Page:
9 Mar, 2022
After a long wait following an appeal hearing in April 2021, the High Court appeal decision in Greyson v Fuller  EWHC 211 (QB) was handed down in February. Oliver Moore and Kriti Upadhyay acted successfully for the Claimant/Respondent in the appeal before Mrs Justice Foster. Kriti Upadhyay represented the Claimant in the first instance hearing before His Honour Judge Petts. In this article, Kriti discusses the judgment and its implications.
The High Court was asked to consider the interpretation of paragraph 7.8B(2) of the Pre-Action Protocol for Low Value Personal Injury Claims in Road Traffic Accidents from 31 July 2013, which required sequential disclosure of medical reports by claimants who seek to rely upon more than one expert report. Mrs Justice Foster held that the appropriate sanction for a failure to comply with 7.8B(2) was the risk of not recovering costs at the end of the process, and not the exclusion of the medical reports in question. There had not been a failure to properly serve the evidence in accordance with PD8B.6 of the CPR by reason of the simultaneous service of reports. It was not necessary to invoke 8BPD 7.1(3) in order to rely upon the Claimant’s further reports.
The claim arose from a road traffic accident in 2017, in which the Claimant sustained soft tissue injuries. Liability was admitted promptly by the Defendant. The Claimant was initially seen by a GP expert in August 2017, who anticipated a full recovery from her injuries by around December 2017. As the Claimant failed to recover as anticipated, she was then seen by an orthopaedic surgeon and a pain management expert who produced further reports in 2018-19.
The Claimant’s solicitors brought proceedings on her behalf through the MOJ Portal (‘the Portal’), under the Pre-Action Protocol for Low Value Personal Injury Claims in Road Traffic Accidents (‘the RTA Protocol’). The Stage 2 Settlement Pack, together with reports from all three experts, were submitted to the Defendant through the Portal in March 2020. This was the first time that these reports had been disclosed to the Defendant. Both parties made offers in negotiation via the Portal, and were unable to settle, so the Claimant issued her claim in June 2020.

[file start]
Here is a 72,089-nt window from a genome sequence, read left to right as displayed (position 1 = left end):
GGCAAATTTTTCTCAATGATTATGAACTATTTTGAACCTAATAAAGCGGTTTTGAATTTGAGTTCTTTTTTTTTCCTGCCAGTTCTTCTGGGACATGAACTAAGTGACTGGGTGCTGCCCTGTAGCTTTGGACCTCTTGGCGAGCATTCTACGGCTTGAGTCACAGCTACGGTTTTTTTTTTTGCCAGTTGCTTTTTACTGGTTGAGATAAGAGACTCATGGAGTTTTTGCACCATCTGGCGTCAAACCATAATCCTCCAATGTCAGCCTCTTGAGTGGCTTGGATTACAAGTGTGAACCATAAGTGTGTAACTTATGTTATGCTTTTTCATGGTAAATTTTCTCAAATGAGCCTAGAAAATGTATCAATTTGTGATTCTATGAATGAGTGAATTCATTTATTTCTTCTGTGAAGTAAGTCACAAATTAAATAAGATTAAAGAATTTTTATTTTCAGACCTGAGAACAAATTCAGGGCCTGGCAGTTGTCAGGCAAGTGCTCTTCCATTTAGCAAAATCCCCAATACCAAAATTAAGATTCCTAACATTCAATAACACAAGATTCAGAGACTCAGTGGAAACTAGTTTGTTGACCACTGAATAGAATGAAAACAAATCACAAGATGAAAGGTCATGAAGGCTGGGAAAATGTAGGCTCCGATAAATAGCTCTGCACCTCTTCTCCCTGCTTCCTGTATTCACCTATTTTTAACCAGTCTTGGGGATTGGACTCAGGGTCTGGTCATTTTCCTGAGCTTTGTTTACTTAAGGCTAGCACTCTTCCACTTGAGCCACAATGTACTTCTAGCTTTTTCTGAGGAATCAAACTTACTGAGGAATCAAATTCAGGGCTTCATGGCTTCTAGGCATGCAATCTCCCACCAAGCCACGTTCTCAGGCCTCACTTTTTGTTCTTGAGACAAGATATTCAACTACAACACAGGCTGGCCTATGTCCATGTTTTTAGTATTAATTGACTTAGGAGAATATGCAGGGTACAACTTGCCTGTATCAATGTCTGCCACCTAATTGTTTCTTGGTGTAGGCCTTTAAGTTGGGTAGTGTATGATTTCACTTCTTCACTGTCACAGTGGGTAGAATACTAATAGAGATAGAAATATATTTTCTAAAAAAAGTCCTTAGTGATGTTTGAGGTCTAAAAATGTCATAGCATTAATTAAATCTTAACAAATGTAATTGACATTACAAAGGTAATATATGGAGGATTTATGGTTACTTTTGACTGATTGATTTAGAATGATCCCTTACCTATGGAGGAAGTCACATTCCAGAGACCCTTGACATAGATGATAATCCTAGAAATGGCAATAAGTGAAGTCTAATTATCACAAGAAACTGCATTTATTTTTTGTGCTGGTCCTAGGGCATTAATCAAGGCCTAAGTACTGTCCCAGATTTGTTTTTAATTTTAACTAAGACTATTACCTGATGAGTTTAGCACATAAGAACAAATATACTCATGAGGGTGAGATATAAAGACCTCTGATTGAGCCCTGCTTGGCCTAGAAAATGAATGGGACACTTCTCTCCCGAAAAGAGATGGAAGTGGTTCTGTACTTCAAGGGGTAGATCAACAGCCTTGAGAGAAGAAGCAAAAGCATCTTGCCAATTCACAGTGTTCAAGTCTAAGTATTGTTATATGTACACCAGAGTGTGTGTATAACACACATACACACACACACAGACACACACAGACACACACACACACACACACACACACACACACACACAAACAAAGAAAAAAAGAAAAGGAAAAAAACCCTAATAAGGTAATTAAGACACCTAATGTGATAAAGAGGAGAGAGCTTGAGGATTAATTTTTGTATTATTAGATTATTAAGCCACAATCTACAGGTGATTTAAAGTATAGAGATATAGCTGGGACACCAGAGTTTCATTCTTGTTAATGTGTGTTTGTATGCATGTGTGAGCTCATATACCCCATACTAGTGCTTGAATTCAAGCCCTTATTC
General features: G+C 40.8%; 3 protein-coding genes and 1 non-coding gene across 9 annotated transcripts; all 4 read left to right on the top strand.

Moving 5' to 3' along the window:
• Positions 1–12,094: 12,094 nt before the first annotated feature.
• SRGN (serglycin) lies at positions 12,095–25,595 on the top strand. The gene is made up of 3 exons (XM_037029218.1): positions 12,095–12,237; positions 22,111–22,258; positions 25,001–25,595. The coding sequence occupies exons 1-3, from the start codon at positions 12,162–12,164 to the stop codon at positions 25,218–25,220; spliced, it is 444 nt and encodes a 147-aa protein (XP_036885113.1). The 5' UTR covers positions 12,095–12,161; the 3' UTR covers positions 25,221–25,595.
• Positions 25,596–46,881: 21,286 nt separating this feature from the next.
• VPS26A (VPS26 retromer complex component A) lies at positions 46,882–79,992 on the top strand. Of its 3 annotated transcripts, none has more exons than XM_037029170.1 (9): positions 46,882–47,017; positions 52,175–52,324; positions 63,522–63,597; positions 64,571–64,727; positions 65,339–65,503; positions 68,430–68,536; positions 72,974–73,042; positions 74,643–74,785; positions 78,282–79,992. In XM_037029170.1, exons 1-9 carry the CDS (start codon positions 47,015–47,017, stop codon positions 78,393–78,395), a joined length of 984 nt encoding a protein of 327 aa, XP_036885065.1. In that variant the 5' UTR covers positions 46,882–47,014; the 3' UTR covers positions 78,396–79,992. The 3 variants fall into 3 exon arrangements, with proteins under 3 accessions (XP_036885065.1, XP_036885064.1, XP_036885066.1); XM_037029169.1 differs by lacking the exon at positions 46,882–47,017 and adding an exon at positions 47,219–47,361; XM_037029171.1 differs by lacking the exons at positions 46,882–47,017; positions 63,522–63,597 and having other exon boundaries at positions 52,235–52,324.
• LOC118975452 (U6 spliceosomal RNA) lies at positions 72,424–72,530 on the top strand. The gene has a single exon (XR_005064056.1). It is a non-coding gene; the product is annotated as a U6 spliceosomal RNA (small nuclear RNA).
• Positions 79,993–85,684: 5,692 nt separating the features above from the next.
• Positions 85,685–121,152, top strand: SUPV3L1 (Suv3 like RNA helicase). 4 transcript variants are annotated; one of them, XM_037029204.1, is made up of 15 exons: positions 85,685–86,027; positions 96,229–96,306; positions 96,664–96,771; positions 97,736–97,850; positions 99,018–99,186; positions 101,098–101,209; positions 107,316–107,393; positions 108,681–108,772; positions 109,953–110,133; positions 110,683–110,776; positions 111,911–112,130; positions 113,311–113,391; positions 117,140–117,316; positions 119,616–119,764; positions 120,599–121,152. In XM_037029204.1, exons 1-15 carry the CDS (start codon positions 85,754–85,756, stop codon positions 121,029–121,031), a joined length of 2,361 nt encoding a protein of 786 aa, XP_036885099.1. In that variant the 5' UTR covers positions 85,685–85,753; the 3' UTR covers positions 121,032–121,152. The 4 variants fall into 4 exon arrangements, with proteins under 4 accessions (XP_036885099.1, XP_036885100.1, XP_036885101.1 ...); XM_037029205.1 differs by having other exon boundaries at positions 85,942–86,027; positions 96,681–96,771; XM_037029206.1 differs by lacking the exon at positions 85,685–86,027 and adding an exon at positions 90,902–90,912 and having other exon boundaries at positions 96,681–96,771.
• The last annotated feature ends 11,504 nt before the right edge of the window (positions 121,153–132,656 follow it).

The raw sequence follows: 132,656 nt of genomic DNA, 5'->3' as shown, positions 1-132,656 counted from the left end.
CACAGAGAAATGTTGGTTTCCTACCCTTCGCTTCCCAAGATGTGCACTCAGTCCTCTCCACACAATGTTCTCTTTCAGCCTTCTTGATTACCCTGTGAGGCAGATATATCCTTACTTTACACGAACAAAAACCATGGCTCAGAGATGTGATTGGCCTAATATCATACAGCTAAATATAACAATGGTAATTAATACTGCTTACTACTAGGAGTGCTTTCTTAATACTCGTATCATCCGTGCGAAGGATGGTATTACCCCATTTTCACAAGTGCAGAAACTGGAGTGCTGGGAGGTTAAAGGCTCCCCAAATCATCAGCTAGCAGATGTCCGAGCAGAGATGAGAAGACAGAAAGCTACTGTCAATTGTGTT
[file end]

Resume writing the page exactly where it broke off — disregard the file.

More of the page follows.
The Court listed the matter for a Stage 3 hearing in December 2020. The day before this hearing, the Defendant raised a procedural argument for the first time in a witness statement from a claims handler, arguing a breach of paragraph 7.8B of the RTA Protocol, which states (emphasis added):
“Soft tissue injury claims – medical reports…
7.8B In a soft tissue injury claim –
(1) it is expected that only one medical report will be required;
(2) a further medical report, whether from the first expert instructed or from an expert in another discipline, will only be justified where –
(a) it is recommended in the first expert’s report; and
(b) that report has first been disclosed to the defendant…”
The Defendant relied upon this provision and the 2020 County Court decision of His Honour Judge Gosnell in Mason v Laing to argue that because the Claimant’s initial GP report had not been disclosed to the Defendant before further reports were obtained, those further reports were not ‘justified’ under the RTA Protocol, and were therefore automatically inadmissible and could not be relied upon by the Claimant in the Stage 3 hearing for the purposes of quantifying her damages.
The matter was adjourned to a hearing before His Honour Judge Petts for further submissions and judgment on this preliminary point.
The first instance decision of HHJ Petts: relief from sanctions
The Defendant argued that the use of the word ‘justified’ in the RTA Protocol meant that the rules had to be exactly followed as intended under the prescriptive terms of the Protocol. Where the strict rules had been broken in respect of the disclosure of the further reports, even though the Defendant had still been able to negotiate on the basis of those reports and could point to no actual prejudice, the Claimant should still be prevented from relying upon those reports and restricted to her GP report only. The Defendant submitted that the Court had no discretion in this matter to allow the subsequent reports.
The Claimant’s case on this preliminary issue was that the reference to ‘sanctions’ in the relevant section of the Protocol, where there was a breach of the Protocol rules, referred to sanctions in costs, not admissibility. The decision in Mason v Laing appeared to have been made without reference either to Practice Direction 8B nor the Court of Appeal decision in Wickes Building Supplies Limited v William Blair  EWCA Civ 1932. The Claimant also referred to the Court of Appeal decision in Cable v Liverpool Victoria  EWCA Civ 1015 and submitted that the RTA Protocol was interconnected to the CPR, so the court therefore has discretion to deal with late service of the reports as in considers appropriate. The reports should be allowed in.